Reaching new heights | ACMA

Reaching new heights

Last month, inspectors from the ACMA's Field Operations Section carried out a site audit of the Eureka Tower in Melbourne. Completed in 2006, the tower stands 297 metres tall, making it the third tallest building in the Southern Hemisphere and the fourth tallest residential tower in the world. The 89th floor alone contains more than 168 licensed radio communications services managed by Vertel. Here, the team recounts their journey to the top.

We were met at Eureka Tower's security office by Vertel's Operations Manager, Mr Hannes Naude. The ride to the 89th floor was impressively smooth and fast.

Unlike many radio communications sites where the equipment is hidden away in dimly lit rooms, the Vertel installation was quite the opposite. We walked into what has to be the most impressive radio equipment room in Australia, with spectacular views over Melbourne's CBD and beyond. Four long neat rows of equipment racks housed multiple repeaters, microwave links, trunking and multicoupling systems.

While the scope of a radio communications site audit may contain a broad number of parameters to check, generally field officers will confirm the basics at every site, including the number of repeaters, links, or transmitters and the operating frequency and power output.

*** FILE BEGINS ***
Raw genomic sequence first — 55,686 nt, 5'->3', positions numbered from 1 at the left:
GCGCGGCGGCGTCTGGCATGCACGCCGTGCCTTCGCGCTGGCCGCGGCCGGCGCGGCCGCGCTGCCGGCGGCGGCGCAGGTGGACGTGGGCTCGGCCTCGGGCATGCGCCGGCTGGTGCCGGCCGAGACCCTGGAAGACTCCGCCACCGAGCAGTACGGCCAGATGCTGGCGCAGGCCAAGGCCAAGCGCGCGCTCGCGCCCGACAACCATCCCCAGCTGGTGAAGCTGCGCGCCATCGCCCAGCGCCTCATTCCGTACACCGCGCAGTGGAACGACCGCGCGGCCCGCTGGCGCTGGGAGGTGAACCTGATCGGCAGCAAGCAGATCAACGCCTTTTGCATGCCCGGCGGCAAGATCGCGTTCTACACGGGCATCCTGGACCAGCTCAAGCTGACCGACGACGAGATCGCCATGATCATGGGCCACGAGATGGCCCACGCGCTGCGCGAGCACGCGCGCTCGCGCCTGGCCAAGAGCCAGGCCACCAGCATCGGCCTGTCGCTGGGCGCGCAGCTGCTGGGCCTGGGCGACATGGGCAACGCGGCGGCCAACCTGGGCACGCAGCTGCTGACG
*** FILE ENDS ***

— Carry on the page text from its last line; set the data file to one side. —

The Eureka Tower visit was one of many radio communications site audits our team carries out across Australia. Our experience is that there are anomalies at more than 80 per cent of sites, ranging from small issues such as incorrect geographical location of the sites or no labelling of equipment, to more serious issues of unlicensed equipment being installed, or operating higher power than permitted. Without prompt action from the ACMA, and quick resolution by the licensee, these problems may contribute to interference complaints by other spectrum users.

At the end of each site visit, any issues are noted and then discussed with the licensee with a view to resolve. The ACMA's compliance model begins with education and issuing of advice notices, which then escalates to warning notices, penalties and possible prosecution for more serious breaches of the Radiocommunications Act 1992.

Large communications sites such as Eureka Tower are home to hundreds of radio communications devices, and site audits can take a number of hours to complete. Remote sites in regional areas of Australia are not forgotten either, with our team undertaking routine trips to Western Australia, South Australia and Northern Territory.

Last updated: 28 March 2013